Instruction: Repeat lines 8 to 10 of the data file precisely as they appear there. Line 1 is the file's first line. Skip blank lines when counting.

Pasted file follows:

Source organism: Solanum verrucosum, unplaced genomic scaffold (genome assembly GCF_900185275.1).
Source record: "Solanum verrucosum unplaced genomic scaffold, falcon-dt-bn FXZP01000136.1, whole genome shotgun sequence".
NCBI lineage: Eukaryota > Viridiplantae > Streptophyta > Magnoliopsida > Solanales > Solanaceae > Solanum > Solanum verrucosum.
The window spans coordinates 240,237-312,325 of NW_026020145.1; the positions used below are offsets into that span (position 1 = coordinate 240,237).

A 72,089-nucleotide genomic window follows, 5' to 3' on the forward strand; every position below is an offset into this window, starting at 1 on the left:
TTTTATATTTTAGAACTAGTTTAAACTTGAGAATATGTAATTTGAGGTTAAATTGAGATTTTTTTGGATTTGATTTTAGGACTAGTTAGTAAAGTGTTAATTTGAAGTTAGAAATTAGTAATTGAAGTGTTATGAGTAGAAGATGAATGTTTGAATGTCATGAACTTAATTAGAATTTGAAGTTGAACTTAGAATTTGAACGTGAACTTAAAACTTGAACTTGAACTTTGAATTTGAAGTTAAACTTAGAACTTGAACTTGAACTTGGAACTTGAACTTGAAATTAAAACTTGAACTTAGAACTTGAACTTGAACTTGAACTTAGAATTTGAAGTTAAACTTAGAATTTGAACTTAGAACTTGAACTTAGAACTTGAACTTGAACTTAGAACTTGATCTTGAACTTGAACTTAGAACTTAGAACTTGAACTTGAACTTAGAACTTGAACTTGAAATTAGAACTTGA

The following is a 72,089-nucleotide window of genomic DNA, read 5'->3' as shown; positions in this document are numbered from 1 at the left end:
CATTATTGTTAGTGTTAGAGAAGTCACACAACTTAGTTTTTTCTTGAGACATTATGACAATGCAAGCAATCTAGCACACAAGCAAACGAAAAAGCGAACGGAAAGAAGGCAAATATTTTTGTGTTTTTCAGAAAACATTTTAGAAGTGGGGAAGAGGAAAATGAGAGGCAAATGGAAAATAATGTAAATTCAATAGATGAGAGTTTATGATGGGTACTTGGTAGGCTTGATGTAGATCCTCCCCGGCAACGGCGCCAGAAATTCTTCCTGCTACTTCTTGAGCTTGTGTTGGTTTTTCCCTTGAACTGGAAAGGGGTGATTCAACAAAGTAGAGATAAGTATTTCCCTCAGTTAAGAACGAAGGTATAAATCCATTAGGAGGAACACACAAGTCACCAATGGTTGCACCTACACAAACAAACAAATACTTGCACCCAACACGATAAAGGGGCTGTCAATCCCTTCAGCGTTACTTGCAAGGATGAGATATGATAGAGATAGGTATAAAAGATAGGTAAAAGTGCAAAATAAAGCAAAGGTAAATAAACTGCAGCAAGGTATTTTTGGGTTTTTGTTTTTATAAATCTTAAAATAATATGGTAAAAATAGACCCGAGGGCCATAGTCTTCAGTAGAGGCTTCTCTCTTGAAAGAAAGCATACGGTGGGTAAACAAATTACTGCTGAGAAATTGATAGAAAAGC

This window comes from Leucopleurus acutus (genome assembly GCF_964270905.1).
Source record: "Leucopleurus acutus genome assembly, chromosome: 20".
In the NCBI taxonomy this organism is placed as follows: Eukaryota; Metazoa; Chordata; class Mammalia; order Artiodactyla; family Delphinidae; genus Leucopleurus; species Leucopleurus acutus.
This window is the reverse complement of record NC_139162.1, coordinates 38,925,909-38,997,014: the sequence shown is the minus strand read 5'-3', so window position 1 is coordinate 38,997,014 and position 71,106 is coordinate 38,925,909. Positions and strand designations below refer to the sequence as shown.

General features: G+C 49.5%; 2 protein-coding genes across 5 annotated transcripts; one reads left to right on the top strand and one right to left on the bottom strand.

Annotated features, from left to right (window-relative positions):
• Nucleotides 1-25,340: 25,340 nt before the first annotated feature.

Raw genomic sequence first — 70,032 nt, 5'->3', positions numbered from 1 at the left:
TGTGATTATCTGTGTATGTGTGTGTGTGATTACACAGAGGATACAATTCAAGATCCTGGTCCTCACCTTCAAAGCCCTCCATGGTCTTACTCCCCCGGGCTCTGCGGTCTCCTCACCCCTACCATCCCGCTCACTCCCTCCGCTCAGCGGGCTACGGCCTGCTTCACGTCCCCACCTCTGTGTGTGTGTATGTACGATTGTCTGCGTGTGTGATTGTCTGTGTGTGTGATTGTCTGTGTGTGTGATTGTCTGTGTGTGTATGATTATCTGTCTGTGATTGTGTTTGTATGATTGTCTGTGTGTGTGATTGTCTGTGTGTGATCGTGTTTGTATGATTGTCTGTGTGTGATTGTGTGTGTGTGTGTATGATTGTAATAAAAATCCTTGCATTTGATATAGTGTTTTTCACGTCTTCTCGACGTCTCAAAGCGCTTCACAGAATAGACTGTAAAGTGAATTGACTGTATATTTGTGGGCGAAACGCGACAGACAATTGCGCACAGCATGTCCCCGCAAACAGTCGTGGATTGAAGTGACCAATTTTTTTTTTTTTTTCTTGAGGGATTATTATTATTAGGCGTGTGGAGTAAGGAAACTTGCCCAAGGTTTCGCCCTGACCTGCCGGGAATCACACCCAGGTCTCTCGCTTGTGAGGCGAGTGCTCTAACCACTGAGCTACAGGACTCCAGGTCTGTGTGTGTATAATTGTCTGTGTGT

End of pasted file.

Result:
CATTATTGTTAGTGTTAGAGAAGTCACACAACTTAGTTTTTTCTTGAGACATTATGACAATGCAAGCAATCTAGCACACAAGCAAACGAAAAAGCGAACGGAAAGAAGGCAAATATTTTTGTGTTTTTCAGAAAACATTTTAGAAGTGGGGAAGAGGAAAATGAGAGGCAAATGGAAAATAATGTAAATTCAATAGATGAGAGTTTATGATGGGTACTTGGTAGGCTTGATGTAGATCCTCCCCGGCAACGGCGCCAGAAATTCTTCCTGCTACTTCTTGAGCTTGTGTTGGTTTTTCCCTTGAACTGGAAAGGGGTGATTCAACAAAGTAGAGATAAGTATTTCCCTCAGTTAAGAACGAAGGTATAAATCCATTAGGAGGAACACACAAGTCACCAATGGTTGCACCTACACAAACAAACAAATACTTGCACCCAACACGATAAAGGGGCTGTCAATCCCTTCAGCGTTACTTGCAAGGATGAGATATGATAGAGATAGGTATAAAAGATAGGTAAAAGTGCAAAATAAAGCAAAGGTAAATAAACTGCAGCAAGGTATTTTTGGGTTTTTGTTTTTATAAATCTTAAAATAATATGGTAAAAATAGACCCGAGGGCCATAGTCTTCAGTAGAGGCTTCTCTCTTGAAAGAAAGCATACGGTGGGTAAACAAATTACTGCTGAGAAATTGATAGAAAAGC

This window comes from Leucopleurus acutus (genome assembly GCF_964270905.1).
Source record: "Leucopleurus acutus genome assembly, chromosome: 20".